‘The EC can’t hold elections if it probes all the electoral allegations’
Election Commissioner Md. Rafiqul Islam talks to Mohiuddin Alamgir of The Daily Star about various issues and allegations that marked the five-year tenure of the outgoing Election Commission, which ends on February 14, 2022. This is the first part of a two-part interview series intended to mark the occasion.
As the tenure of the present Election Commission comes to a close, how would you evaluate your performance?
We cannot assess ourselves; in fact, no one can assess themselves as they cannot see their mistakes. But this much I can say that we've tried our utmost to carry out our tasks as guided by the constitution and our oath.
It has been alleged that the five-year tenure of this EC has brought our electoral system to the verge of collapse. What would you say?
We came to know of such allegations from the media. But they never informed us in detail how the electoral system was destroyed, or which part of it. We cannot take steps based on a vague picture.
There are also allegations that the EC has failed to earn the confidence of many political parties and voters?
If this is so, I want to say that they don't represent the whole population, only a portion of it. We have to understand that Bangladesh is sharply divided on almost all issues, so earning the confidence of the whole population is a very tough job.
About the national election, we have had opposing views in which one quarter said that we destroyed the electoral system while the other quarter said the electoral situation was excellent. We don't consider anyone in terms of their affiliation with the ruling party or opposition—we consider all as candidates and voters.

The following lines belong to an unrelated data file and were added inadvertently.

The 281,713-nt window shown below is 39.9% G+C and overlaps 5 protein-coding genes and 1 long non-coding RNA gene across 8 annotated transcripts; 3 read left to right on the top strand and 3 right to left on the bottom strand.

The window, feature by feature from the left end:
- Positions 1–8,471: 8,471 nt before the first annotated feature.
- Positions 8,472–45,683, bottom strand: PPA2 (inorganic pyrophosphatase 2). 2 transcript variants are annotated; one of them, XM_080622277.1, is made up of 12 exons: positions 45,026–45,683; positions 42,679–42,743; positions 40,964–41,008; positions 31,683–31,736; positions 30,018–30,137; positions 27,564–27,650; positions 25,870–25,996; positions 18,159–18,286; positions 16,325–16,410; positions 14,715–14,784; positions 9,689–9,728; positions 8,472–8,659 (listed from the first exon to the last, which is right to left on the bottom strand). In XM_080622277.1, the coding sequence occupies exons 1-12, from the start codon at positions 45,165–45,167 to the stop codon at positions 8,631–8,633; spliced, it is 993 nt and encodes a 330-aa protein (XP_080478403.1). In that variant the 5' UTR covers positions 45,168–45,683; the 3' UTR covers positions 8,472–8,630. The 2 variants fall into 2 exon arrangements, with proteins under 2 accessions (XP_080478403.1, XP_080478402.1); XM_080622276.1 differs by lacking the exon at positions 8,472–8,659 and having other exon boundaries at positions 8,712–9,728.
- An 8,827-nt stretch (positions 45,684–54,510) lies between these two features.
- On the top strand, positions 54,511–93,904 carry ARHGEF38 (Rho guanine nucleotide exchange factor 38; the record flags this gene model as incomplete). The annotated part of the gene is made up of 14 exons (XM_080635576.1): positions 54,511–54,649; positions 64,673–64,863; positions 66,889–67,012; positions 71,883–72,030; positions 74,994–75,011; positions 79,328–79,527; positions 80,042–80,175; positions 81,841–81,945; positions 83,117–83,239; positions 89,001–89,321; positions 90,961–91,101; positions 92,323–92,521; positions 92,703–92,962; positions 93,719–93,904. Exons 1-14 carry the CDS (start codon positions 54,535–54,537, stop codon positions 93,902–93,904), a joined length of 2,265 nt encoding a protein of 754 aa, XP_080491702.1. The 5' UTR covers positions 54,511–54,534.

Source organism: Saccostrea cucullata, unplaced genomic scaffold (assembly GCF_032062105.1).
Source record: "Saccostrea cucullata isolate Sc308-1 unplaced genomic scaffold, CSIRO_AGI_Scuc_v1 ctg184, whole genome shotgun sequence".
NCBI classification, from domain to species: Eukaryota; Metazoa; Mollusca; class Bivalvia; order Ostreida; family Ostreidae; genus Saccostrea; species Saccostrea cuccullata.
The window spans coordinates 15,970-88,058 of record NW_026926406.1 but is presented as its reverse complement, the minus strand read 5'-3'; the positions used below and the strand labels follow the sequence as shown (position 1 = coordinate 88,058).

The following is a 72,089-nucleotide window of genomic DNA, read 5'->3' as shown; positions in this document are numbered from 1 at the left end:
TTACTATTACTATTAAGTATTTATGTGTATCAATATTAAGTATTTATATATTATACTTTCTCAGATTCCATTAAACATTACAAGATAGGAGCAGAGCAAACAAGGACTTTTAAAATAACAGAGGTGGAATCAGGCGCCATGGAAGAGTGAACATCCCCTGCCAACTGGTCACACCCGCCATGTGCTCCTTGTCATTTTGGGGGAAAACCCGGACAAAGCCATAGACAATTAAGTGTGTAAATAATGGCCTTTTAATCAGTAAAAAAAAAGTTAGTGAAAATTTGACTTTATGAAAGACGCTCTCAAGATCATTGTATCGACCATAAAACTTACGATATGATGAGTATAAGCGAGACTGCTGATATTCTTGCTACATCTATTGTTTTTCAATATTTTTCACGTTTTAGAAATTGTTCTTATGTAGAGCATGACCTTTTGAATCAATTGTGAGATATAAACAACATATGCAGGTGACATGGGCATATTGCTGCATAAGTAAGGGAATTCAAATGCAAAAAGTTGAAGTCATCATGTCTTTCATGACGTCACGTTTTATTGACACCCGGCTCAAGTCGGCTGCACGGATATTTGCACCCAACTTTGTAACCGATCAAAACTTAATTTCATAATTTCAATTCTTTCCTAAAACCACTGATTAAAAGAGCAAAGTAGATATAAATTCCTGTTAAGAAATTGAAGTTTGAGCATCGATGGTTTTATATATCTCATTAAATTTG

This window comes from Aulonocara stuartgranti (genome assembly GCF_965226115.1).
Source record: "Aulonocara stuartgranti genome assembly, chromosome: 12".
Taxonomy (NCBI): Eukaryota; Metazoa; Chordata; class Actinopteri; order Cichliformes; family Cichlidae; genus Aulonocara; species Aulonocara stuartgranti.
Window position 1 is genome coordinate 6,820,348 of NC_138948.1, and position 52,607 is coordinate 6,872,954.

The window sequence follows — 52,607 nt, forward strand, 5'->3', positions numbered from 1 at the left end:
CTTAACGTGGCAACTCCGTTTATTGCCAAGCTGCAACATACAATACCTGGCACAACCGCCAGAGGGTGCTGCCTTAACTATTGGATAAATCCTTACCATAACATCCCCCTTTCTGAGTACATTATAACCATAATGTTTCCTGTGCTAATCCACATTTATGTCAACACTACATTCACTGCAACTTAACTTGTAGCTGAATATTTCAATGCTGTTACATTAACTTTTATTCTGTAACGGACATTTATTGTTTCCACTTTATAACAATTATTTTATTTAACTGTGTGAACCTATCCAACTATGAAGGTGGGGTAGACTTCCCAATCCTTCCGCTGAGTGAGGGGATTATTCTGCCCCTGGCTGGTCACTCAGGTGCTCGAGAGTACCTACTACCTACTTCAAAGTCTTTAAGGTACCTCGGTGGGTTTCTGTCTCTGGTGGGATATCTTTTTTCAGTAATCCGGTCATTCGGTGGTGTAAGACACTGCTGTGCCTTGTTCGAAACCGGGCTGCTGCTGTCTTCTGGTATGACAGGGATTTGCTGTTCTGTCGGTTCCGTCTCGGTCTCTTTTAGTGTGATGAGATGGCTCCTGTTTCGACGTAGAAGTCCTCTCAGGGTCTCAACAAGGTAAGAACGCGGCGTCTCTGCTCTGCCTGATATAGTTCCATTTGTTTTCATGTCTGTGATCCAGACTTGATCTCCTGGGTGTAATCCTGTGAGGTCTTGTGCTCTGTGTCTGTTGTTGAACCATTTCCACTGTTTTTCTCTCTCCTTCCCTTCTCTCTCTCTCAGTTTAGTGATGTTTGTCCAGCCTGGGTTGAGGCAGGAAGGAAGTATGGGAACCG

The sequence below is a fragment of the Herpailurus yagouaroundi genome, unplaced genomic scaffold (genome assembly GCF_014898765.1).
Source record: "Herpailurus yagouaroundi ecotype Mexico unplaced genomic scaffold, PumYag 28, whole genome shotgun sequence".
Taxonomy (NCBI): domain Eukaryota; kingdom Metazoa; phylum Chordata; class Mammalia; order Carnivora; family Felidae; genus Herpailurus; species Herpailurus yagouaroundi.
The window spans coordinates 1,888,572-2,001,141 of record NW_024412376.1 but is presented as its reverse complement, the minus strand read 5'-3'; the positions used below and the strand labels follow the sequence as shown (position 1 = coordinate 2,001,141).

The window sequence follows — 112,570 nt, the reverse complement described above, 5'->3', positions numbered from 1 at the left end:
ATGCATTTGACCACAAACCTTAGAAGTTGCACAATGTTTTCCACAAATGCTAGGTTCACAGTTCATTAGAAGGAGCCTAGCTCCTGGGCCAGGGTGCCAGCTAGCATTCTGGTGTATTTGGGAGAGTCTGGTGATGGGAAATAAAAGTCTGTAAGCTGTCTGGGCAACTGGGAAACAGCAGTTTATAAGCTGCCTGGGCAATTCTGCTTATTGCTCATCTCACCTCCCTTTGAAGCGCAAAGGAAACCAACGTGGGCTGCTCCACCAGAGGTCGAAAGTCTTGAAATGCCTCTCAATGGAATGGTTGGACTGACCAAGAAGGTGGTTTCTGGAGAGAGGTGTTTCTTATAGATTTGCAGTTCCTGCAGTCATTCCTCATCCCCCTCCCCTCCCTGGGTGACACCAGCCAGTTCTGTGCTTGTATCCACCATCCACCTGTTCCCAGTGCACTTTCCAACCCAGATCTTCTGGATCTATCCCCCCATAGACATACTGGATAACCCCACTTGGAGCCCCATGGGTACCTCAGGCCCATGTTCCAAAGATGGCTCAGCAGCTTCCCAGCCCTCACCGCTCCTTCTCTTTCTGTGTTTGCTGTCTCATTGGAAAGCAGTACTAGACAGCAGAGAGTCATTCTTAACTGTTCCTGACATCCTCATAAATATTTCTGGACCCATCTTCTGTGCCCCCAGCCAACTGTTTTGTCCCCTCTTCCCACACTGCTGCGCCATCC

Many praised the EC for holding the Cumilla City Corporation polls at the beginning of its tenure and the Narayanganj City Corporation polls towards the end of it. But the EC faced heavy criticism for other local government elections, which witnessed violence and irregularities. How do you reconcile these two situations?
We did not take any extra measures while holding the CCC and NCC elections. And there was no fault on our part while conducting the other elections. In all elections, we act according to law. We create a conducive atmosphere and provide logistical support. Election officials conduct the election on the ground and law enforcers assist them on behalf of the EC. Our duty is to supervise them. We have a similar arrangement for all elections.
What would you say about the allegations about ballot boxes being stuffed on the night before the last national election in December 2018?
I have already said that poling officials and presiding officers conduct the election on behalf of the EC. And many forces are called in to control the law and order situation. There were national and international observers covering the election on December 30, 2018. We were glued to the TV on that day. Neither the media and nor the returning officers, or even observers, reported such irregularities during the election. We don't have divine power to know about all the 42,000 or so polling centres. But no political parties directly talked to us about irregularities.
Then the returning officers announced the unofficial results. According to clause 39(4) of the Representation of the People Order, the EC takes steps to publish the names through an official gazette. We followed the law to a tee.